Rey Mysterio Jr hitting the 619
This move makes no sense. It obviously makes no sense. One of the basic milestones of smart-fan-ness is pointing out how the 619 makes no sense. It's has a convoluted setup that takes a while to execute. It's not particularly impactful. It's illogical and non-organic. I don't know what Rip Rogers thinks of the 619, but I'm guessing that he hates it.
Objectively speaking, The 619 is one of the greatest moves in professional wrestling, and I absolutely love it.
I'm a big fan of Silent films and silent comedies. From Chaplin, Keaton, and Lloyd on down to lesser-known names. One thing that the great silent comedians have in common is that they were masters of visual gags. A key to doing a great visual gag in the style of a silent comedy is that you have to understand the difference between how things appear and they actually are. Things can look one way within the frame of the camera and logically be something completely different. If you have a good enough mastery of that visual difference, you can break logic without breaking the narrative of a movie.
Harold is hiding from cops in a space between two streets. In the establishing shot, we clearly see that there is a big space between the two sides of the street. By the time the gag ends, Harold kicks two cops from one side of the street to the other as if there isn't any space between. That type of break in logic isn't a flaw. It's intentional movie magic. It makes things funnier, and it allows the character to escape.
Silent comedies and Professional Wrestling have a lot in common, including this type of visual magic. Which is why it's so frustrating when fans and even wrestlers harp on "logic" and "does this make sense in a real fight?" type of questions. It completely misses an entire dimension of Professional Wrestling that is inherently different from a shoot combat sport. Professional Wrestling is as related to real wrestling as it to the theater, vaudeville, and the Circus. That's not to say wrestling shouldn't be realistic. Shoot elements can be awesome. But realism is only one tool in a much bigger storytelling toolbox.
The 619, especially when used by Rey Mysterio Jr, might be the best example of this type of visual magic. It's an impossible move that is 100% effective, or at least as close to 100% effective as a move can be at popping a crowd. Why is that? Why is a move that everyone basically agrees doesn't make any sense able to reach it's intended goal so effectively? The reasons are various aspects of timing.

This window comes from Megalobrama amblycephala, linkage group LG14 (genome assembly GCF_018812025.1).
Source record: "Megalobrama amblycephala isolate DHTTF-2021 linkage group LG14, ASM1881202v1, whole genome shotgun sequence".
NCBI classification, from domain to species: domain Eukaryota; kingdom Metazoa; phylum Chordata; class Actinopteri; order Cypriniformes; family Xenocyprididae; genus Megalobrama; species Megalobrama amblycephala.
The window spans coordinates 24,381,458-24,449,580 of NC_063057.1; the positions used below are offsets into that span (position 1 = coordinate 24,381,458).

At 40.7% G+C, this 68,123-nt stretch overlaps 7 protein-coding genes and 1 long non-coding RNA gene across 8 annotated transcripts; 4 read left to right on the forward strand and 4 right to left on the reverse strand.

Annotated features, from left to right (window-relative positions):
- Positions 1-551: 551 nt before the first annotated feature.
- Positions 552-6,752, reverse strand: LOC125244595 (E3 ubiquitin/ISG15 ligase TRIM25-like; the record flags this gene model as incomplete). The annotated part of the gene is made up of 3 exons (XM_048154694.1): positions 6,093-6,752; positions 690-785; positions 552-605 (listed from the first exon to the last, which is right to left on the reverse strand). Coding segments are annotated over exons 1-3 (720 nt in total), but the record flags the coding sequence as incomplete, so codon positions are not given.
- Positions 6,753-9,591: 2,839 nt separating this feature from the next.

First, a lot like that Harold Lloyd gag, a match should build up. It should escalate from one stage to the next with increasing intensity and stakes. If Rey placed the 619 two minutes into a 20-minute match it would be an entirely forgettable spot. It would be overshadowed by some other move.
Second, the deeper you get into a good match, the more leadway you have when it comes to Visual magic. It really doesn't make sense that Rey's opponents wait to get hit, but the longer the audience enjoys a match the less that lack of logic matters. The more fans like a match the more they are willing to suspend disbelieve.
Third, Rey executes the move in a way to is wholly telegraphed. If Rey somehow hit the 619 out of nowhere, it wouldn't be nearly as effective. Those moments when the wrestler waits to get hit might not make sense, but it's necessary. It builds anticipation at a critical moment in the match. It lets the fans see this move that they like seeing coming before it happens. Then it either gets cut off for the benefit of the heel, or it's paid off for the benefit of the babyface.
The 619 as an offensive move is also a great example of evolution in wrestling. The 619-like dive fake out had been around for years before it became an offensive maneuver done by Rey Mysterio. It was possibly invented by Tiger Mask in the early 1980s. Rey was able to take a popular move and put his own unique twist on it so effectively that it became the primary use of the move with a universally recognizable name.
Rey Mysterio Jr's 619 has been copied virtually everywhere in the world that there is Professional Wrestling. And there is a reason for that. Because it's awesome.